Wednesday, February 29, 2012

Hip Hip Hooray!

It's a snow day!!! I cancelled all three of my T'ai Chi Chih classes scheduled for this morning and evening. And, like a lot of other adults, I felt like a kid again with a totally open Play Day.

We didn't receive the predicted 18+ inches of snow, but I'm guessing that at least 10 inches fell. I took a test drive to decide whether I could make it to my morning class and found close to white out conditions. Now that the snow has stopped and the wind is less harsh I can see further out the window to all that's been buried: cars, roofs, wood piles, and the east side of trees.

I didn't really play today since I had an accumulated array of chores to complete. Nevertheless, it felt wonderful to relish the quiet and enjoy the sensation of being snowed in for the day....

I practiced T'ai Chi Chih late in the afternoon as I looked out the windows at our better-late-than-never winter wonderland. The cat, who slept throughout the day, roused herself and jumped onto the chest of drawers in front of me. From that vantage point she viewed the wonderland too. Then she rose onto her hind feet and pawed at the curved icicle that pointed directly at the window. I'd been wondering about that icicle too....

Tuesday, February 28, 2012

A Life Buoy

Yesterday's strategies worked beautifully. I shoveled snow for 45 minutes; by the time I came back inside, I felt better. Next I did a full T'ai Chi Chih practice, then ate liver for lunch (Frances swears by the mood boosting effects of the B vitamins contained in liver). By the time I left for work the world was, again, a friendly place.

I practiced TCC today while more snow drifted from sky to earth. There's a winter storm warning through tomorrow evening with up to 18 inches of snow, high winds, and low visibility predicted. Winter has finally arrived; it's comforting to look outside and see fresh layers of winter wonderland white blanketing the woods.

I haven't been sleeping well and I'm hopeful that my AM TCC practice will buoy my energy through this afternoon and evening. I always enjoy practicing T'ai Chi Chih while snow (and rain) fall. There's a comfortable slowdown of body and mind that seems to occur naturally when precipitation falls from the heavens.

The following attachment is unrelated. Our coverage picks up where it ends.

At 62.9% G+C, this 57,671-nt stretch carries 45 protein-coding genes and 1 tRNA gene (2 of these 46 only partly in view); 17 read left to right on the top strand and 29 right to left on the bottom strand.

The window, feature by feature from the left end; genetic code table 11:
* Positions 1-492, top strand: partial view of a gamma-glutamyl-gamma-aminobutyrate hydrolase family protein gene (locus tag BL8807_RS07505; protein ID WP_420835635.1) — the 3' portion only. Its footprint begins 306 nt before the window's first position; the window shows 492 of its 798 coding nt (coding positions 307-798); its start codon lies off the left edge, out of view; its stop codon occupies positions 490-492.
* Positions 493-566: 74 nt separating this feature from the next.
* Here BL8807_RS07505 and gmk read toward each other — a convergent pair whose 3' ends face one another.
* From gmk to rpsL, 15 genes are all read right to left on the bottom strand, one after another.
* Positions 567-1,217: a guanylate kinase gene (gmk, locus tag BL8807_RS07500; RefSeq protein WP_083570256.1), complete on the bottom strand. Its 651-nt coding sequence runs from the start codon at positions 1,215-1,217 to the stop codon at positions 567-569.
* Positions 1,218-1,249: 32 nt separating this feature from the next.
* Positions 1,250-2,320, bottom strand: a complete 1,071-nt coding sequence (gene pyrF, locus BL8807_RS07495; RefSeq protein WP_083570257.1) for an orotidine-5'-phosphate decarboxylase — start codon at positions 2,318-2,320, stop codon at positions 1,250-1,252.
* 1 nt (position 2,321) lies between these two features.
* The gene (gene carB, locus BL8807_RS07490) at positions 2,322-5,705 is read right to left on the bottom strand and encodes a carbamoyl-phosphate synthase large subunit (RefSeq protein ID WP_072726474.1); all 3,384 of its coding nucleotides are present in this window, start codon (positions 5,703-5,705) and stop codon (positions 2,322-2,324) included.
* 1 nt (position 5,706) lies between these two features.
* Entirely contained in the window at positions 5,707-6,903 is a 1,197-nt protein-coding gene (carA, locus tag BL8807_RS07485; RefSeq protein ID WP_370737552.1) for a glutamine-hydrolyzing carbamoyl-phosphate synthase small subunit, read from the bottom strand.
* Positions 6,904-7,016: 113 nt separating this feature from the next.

Monday, February 27, 2012

A Wandering, Worrying Mind

Today I continue to feel overemotional and out of balance. While lying awake in the middle of the night I practiced what I preach to my students; I performed a mental rehearsal of T'ai Chi Chih to aid in relaxation and (hopefully) return to sleep.

My mental rehearsal was helpful up to a point. I drifted off to sleep for short periods as I made my way through the entire TCC practice. Now that I'm out of bed it's clear that I need to do a full moving meditation practice before I head to work because I'm caught in a cycle of low level anxiety.

It's also obvious that I have to move my body more vigorously to shift the chemistry in my brain. Lucky for me I have about six inches of new snow lying on the ground and it needs to be shoveled off the front step, deck, and around the car.

We'll see what relief my moving meditation practice and my snow shoveling provide for my wandering, worrying mind.

Sunday, February 26, 2012

Weekend Wanderings

Saturday, February 25, 2012:

Well, I learned a lesson: Don't wait to blog until the day after I do my practice because my memory won't dependably recall the previous day's activities.

I remember going to the sixth annual donut fry at Port Wing on Saturday afternoon. The Town Hall was filled with people, children, music, talent shows, potluck items, conversation, and, yes, donuts. But, (I'm guessing) as a result of the overstimulation, I can't remember anything else about my day. Usually I take the time to write in my journal if I don't get to the computer, but today I totally spaced out making any written record of the day and the TCC practice.

How odd to not remember what happened a mere 24 to 36 hours earlier....

Sunday, February 26, 2012:

It's been one snowy, all-white day. Finally.

Today I worked on taxes. Again. I hope to meet with an accountant this week and I still had a fair amount of collecting, calculating, and streamlining to do. It feels good to get organized and to know that soon this annual obligation will be completed.

In late afternoon I did my seated TCC practice out on the porch as I listened to background sounds of Frances sharpening knives in the kitchen, Chiripa playing wildly in the living room, and a space heater running softly next to me. I had a highly emotional day and it felt wonderful to calm and settle myself.

I'm ready--almost!--to begin another work week.

Friday, February 24, 2012

The Need to Be

Yep. Again today I'm feeling that end of the week exhaustion. (At least the end of my work week.)

I slept late and then made every effort to pace myself. I only brought one sled of firewood into the house instead of my normal three sledfulls. I only made one food item rather than spending an entire afternoon in the kitchen. I did my entire T'ai Chi Chih practice seated, not standing.

Oh, I moved slowly after I got out of bed. And now, after TCC practice, I feel better, quieter, calmer, more relaxed.